The State Education Department’s Blue Ribbon Commission on Graduation Measures released recommendations on Monday that closely align with NYSUT’s More Teaching Less Testing Task Force Report, released last week.
The new recommendations — which are now under consideration by the Board of Regents through spring 2024 — would include expanding state graduation requirements to include additional pathways to a diploma outside of the traditional Regents exam-centered standard.
NYSUT President Melinda Person referred to the SED recommendations as a “light at the end of the tunnel,” following years of union advocacy to limit emphasis on standardized testing when it comes to measuring actual learning.
“The recommendations recognize what educators know so well: That each of our students is a unique learner with talents, skills and aspirations that should be fully explored and nurtured on their way to graduation,” Person said.
The Blue Ribbon Commission recommended a broad slate of new measures, including:
- Condensing the three diploma types into one;
- Reorganizing and streamlining credit requirements;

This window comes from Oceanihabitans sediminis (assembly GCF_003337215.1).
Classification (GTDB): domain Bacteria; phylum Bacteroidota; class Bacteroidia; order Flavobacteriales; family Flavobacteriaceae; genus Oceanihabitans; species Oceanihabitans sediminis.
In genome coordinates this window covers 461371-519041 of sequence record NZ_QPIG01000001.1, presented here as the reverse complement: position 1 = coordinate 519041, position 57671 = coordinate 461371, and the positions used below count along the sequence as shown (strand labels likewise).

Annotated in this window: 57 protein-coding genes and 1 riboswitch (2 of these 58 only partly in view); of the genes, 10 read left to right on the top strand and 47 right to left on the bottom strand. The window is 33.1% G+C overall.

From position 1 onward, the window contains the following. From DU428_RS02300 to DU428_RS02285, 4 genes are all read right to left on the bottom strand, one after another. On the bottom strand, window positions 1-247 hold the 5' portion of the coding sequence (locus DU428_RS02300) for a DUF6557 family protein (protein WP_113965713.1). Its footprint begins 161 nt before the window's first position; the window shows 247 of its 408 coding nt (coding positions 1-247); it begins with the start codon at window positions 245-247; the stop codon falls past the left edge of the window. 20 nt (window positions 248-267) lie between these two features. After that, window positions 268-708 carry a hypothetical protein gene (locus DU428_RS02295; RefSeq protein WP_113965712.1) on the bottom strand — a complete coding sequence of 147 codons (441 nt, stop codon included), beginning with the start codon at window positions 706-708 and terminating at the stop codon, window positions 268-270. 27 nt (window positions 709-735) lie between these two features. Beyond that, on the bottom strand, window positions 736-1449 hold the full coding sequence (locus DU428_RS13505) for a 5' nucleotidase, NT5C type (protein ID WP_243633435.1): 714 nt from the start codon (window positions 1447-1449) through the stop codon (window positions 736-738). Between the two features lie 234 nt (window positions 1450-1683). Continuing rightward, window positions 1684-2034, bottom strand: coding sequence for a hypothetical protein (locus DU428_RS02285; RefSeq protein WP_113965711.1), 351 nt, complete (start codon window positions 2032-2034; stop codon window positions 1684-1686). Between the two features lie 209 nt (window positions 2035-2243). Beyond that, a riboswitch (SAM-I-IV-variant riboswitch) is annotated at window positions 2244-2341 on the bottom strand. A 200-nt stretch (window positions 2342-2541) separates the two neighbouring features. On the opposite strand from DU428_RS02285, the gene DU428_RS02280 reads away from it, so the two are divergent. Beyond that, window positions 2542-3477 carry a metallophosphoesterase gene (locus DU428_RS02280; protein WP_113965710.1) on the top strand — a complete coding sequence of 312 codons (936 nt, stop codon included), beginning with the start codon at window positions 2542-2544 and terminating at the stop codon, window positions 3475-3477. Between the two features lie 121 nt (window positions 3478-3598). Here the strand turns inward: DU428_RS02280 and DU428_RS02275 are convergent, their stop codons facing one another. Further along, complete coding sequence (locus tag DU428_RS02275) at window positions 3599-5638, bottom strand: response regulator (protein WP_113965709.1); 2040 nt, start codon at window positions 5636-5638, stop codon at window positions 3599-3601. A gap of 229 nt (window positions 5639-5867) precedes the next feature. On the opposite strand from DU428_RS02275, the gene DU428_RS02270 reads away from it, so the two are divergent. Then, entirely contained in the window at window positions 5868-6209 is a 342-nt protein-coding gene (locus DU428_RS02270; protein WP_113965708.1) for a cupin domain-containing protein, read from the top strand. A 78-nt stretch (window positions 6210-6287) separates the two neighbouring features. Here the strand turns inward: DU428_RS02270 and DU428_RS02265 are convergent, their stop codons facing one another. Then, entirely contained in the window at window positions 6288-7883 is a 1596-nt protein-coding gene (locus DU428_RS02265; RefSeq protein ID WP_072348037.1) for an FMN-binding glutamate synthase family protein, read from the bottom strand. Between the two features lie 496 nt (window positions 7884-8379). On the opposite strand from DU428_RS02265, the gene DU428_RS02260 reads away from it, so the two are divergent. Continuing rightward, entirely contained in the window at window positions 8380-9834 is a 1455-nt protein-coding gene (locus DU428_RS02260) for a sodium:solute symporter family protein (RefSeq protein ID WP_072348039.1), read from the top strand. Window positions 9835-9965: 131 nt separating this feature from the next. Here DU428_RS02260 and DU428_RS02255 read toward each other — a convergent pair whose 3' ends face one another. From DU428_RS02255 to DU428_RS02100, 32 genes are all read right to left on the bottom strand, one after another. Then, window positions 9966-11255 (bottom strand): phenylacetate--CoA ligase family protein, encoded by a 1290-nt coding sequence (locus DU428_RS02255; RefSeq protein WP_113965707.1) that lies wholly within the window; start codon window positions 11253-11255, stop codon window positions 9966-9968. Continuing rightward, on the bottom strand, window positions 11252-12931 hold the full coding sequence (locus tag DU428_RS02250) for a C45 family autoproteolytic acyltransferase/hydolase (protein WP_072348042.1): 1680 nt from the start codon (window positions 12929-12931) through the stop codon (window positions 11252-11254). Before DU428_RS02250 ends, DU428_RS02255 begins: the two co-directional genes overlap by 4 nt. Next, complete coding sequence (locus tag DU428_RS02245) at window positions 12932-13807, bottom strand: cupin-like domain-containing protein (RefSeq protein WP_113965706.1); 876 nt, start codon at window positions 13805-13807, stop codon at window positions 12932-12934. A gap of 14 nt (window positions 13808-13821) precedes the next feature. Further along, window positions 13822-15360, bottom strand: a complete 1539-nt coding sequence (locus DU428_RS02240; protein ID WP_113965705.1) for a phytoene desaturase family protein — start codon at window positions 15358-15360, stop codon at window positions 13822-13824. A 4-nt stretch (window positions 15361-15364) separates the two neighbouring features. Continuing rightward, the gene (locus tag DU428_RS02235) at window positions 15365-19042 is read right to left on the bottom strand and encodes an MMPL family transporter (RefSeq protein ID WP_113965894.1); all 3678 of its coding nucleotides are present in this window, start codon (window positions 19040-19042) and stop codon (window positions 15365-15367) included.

- Creating tailored graduation requirements to address unique groups of students, such as non-compulsory age students and refugee students;
- Creating new rubric for performance-based assessments that might be allowed as paths to graduation;
- Ensuring access to Career and Technical Education programs for more students across New York state.
These fall under the graduation requirement recommendations developed by NYSUT’s More Teaching Less Testing Task force, which called for a reimagining of the diploma pathways to ensure that students learn skills and demonstrate readiness for higher education and the 21st century workforce.
NYSUT Task Force members found:
- Additional pathways within the current graduation requirements should include alternative programs and assessments such as interdisciplinary capstone projects, project-based learning, performance-based assessments and dual-enrollment courses;
- The state should provide opportunities for experiential and skills-based programs to be included as alternative graduation pathways to Regents exams.
As the State Education Department considers which of its recommendations to implement and how, NYSUT will also be moving forward with examinations of specific policy proposals and deeper dives into how new proposals can best support certain student populations, such as English language learners and students with disabilities.